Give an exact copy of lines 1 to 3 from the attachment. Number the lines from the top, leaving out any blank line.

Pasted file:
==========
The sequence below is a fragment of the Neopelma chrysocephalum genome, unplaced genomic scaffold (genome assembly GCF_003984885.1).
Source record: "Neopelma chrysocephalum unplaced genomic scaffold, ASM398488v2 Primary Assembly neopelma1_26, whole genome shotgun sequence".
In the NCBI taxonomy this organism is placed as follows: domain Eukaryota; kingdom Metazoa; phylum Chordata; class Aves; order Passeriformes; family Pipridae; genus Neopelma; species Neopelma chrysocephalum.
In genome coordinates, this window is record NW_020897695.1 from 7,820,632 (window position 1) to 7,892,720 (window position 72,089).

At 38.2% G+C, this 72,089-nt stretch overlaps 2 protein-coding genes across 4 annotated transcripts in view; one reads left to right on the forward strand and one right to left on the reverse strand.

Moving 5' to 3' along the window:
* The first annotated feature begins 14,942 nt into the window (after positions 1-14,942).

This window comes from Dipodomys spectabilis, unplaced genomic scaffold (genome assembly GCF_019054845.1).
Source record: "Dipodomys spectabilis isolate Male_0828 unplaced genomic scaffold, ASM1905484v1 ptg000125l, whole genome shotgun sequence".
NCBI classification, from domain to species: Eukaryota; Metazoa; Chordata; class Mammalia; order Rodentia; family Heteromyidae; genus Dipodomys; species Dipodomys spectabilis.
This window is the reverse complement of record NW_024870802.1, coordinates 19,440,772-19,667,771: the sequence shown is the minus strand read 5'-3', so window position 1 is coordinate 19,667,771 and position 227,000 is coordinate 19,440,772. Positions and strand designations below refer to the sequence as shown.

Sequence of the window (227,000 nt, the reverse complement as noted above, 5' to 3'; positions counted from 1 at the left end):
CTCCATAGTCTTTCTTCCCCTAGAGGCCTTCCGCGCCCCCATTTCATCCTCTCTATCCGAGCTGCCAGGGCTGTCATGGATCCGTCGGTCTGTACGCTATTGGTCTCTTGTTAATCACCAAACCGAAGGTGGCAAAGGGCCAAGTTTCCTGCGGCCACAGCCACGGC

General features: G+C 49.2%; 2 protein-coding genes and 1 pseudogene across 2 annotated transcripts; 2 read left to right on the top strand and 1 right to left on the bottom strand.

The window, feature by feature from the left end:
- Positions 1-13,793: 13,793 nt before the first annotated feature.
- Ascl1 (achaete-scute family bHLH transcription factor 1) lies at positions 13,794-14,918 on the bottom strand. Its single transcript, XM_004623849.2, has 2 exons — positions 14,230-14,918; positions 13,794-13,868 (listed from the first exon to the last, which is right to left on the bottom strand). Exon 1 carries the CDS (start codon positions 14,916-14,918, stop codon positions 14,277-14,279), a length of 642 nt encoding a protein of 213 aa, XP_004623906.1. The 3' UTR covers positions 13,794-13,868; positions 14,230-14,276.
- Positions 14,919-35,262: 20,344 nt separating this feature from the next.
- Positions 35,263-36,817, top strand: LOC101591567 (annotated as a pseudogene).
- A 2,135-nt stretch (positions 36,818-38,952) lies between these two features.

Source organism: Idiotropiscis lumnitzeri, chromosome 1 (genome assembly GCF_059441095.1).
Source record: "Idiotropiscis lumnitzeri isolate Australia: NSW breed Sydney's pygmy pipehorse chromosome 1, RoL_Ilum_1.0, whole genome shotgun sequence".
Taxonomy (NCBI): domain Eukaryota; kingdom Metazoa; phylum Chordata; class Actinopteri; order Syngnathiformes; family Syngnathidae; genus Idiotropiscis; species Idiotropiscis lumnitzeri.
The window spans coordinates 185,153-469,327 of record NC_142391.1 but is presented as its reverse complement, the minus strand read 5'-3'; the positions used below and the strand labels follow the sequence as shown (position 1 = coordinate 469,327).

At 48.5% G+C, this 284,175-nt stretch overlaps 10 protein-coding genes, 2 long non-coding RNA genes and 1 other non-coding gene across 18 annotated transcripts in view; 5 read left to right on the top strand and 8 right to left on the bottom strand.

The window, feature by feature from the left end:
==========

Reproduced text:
The sequence below is a fragment of the Neopelma chrysocephalum genome, unplaced genomic scaffold (genome assembly GCF_003984885.1).
Source record: "Neopelma chrysocephalum unplaced genomic scaffold, ASM398488v2 Primary Assembly neopelma1_26, whole genome shotgun sequence".
In the NCBI taxonomy this organism is placed as follows: domain Eukaryota; kingdom Metazoa; phylum Chordata; class Aves; order Passeriformes; family Pipridae; genus Neopelma; species Neopelma chrysocephalum.